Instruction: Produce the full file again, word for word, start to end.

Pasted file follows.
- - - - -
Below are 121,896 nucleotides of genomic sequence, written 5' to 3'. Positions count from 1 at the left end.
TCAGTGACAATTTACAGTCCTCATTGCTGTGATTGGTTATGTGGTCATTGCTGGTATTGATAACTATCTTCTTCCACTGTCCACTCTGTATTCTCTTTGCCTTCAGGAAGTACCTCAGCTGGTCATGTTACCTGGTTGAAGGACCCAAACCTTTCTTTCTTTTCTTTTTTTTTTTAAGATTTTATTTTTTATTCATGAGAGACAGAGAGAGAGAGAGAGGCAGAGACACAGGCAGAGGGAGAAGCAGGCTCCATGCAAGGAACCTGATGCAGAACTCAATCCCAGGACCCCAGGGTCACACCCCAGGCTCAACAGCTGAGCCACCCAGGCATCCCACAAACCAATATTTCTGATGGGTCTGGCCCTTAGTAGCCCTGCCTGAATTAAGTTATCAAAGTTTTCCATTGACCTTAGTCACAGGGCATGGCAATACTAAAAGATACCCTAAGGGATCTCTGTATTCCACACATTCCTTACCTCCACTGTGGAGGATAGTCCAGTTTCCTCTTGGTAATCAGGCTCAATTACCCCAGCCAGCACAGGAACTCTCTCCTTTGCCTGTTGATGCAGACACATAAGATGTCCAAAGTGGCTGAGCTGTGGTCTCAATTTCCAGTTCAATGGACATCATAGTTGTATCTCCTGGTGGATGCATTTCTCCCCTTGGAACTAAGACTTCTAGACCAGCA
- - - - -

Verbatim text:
Below are 121,896 nucleotides of genomic sequence, written 5' to 3'. Positions count from 1 at the left end.
TCAGTGACAATTTACAGTCCTCATTGCTGTGATTGGTTATGTGGTCATTGCTGGTATTGATAACTATCTTCTTCCACTGTCCACTCTGTATTCTCTTTGCCTTCAGGAAGTACCTCAGCTGGTCATGTTACCTGGTTGAAGGACCCAAACCTTTCTTTCTTTTCTTTTTTTTTTTAAGATTTTATTTTTTATTCATGAGAGACAGAGAGAGAGAGAGAGGCAGAGACACAGGCAGAGGGAGAAGCAGGCTCCATGCAAGGAACCTGATGCAGAACTCAATCCCAGGACCCCAGGGTCACACCCCAGGCTCAACAGCTGAGCCACCCAGGCATCCCACAAACCAATATTTCTGATGGGTCTGGCCCTTAGTAGCCCTGCCTGAATTAAGTTATCAAAGTTTTCCATTGACCTTAGTCACAGGGCATGGCAATACTAAAAGATACCCTAAGGGATCTCTGTATTCCACACATTCCTTACCTCCACTGTGGAGGATAGTCCAGTTTCCTCTTGGTAATCAGGCTCAATTACCCCAGCCAGCACAGGAACTCTCTCCTTTGCCTGTTGATGCAGACACATAAGATGTCCAAAGTGGCTGAGCTGTGGTCTCAATTTCCAGTTCAATGGACATCATAGTTGTATCTCCTGGTGGATGCATTTCTCCCCTTGGAACTAAGACTTCTAGACCAGCA